Before George Zimmerman was arrested on domestic violence charges in Florida, he reportedly planned to move to Texas. According to a search warrant obtained by the Associated Press, Zimmerman told police he was separating from girlfriend Samantha Scheibe and headed to the Lone Star State when the two had a heated argument.
Scheibe called 911 and Zimmerman, who had five guns and more than 100 rounds of ammunition in his home, was arrested Nov.18 for aggravated assault, battery and criminal mischief. He was released the next day on a $9,000 bond in Seminole County.
Texas is one of 26 states with some form of law allowing for deadly force in the face of a threat.
Conditions of that bond dictate that Zimmerman is not allowed to possess any weapons or leave the state of Florida. Of course, that could all change at his next court date on Jan. 7.
Dallas criminal defense attorney John Teakell says Zimmerman could file a motion to amend his bond conditions to allow him to travel or move out of state. Zimmerman's case is still pending, so an outright move might be out of the question for now. But Teakell says if Zimmerman reaches a plea deal or otherwise ends up on probation, he could apply for permission to move to Texas.
However, Zimmerman's high-profile would make the request more difficult to get approved. "If he was George Smith, chances are he puts in for a transfer to another state and it's going to be accepted," Teakell says. "The defendant's high profile could very well affect the judge's decision if and when a request is made."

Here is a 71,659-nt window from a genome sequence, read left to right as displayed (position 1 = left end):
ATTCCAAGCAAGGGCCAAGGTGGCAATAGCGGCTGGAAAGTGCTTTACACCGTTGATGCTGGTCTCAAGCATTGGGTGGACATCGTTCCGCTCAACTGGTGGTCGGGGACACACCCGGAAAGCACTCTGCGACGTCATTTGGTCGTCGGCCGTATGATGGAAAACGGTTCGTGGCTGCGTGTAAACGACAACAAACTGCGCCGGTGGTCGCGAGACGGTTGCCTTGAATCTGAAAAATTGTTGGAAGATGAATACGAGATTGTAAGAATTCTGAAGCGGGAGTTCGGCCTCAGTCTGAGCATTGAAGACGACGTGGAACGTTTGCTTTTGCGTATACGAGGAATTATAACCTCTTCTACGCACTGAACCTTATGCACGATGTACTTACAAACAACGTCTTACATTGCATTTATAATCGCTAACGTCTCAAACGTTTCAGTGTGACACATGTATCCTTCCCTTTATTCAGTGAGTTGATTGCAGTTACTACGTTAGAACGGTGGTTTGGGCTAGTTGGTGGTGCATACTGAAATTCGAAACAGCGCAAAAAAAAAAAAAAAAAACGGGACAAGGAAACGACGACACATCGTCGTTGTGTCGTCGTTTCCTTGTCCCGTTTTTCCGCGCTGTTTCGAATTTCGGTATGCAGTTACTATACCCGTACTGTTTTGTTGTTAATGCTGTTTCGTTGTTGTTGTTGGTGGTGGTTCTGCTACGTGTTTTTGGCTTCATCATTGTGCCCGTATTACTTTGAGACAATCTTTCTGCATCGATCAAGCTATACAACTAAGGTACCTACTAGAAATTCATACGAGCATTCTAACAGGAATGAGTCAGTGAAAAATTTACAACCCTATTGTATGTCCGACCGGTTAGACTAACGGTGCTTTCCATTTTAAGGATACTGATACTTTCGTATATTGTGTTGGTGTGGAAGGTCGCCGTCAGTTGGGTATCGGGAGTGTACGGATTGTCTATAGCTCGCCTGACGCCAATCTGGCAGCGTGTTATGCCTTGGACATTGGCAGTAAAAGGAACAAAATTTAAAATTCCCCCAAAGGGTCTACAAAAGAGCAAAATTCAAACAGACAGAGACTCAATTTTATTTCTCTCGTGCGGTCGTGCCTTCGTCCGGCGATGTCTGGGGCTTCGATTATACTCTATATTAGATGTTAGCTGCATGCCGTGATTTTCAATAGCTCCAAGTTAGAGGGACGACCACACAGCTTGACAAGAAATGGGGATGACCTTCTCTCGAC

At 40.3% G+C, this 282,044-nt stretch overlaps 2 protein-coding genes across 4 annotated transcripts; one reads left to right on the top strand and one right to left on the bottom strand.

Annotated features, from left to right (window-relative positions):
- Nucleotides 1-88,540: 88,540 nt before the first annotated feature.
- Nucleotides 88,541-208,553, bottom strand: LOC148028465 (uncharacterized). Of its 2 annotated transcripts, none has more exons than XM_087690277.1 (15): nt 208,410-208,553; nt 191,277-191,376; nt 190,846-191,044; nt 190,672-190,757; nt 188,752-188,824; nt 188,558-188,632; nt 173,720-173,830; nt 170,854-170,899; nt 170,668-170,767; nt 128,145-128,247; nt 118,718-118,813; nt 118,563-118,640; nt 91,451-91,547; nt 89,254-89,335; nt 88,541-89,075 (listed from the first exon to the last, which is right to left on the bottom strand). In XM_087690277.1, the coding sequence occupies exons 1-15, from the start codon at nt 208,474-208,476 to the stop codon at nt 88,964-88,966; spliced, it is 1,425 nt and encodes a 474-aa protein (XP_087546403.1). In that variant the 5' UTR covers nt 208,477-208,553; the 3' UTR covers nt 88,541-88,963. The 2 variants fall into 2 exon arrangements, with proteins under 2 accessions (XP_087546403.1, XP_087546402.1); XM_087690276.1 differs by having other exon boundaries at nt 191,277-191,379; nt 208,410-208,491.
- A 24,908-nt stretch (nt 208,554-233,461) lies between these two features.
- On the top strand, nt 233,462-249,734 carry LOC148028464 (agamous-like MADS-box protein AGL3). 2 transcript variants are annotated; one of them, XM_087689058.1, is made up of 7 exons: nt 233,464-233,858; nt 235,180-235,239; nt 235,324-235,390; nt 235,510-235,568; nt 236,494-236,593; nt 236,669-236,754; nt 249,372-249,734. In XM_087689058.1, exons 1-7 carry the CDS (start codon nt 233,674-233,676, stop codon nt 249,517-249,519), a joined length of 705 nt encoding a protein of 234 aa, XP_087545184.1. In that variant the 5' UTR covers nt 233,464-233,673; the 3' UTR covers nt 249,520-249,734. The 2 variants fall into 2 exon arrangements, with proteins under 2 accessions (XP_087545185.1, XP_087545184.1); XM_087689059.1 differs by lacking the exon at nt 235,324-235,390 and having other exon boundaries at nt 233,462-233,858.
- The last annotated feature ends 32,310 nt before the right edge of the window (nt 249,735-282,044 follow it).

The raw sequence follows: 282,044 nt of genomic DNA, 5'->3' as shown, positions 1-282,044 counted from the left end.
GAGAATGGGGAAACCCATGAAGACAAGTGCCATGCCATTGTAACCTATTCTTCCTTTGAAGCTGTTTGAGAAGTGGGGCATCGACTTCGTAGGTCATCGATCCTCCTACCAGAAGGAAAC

Why would Zimmerman want to move to Texas? It's possible he finds the Lone Star State's gun friendliness appealing. Texas is one of 26 states with some form of law allowing for deadly force in the face of a threat.
Zimmerman, a neighborhood watch volunteer, shot and killed 17-year-old Trayvon Martin in a Florida apartment complex in 2012. The black teen was unarmed, and Zimmerman was acquitted for Martin's death in July.
Although Florida's controversial "Stand Your Ground" law was not specifically invoked during Zimmerman's trial, many believe its mere existence contributed to Martin's death. The Texas Penal Code allows for "deadly force to protect property." This law has successfully been used to justify killing, most recently in the death of a Craigslist escort in San Antonio.
Zimmerman popped up in Texas just weeks after his trial ended. He was pulled over for speeding in Forney, about 20 miles outside of Dallas, and let go with a warning.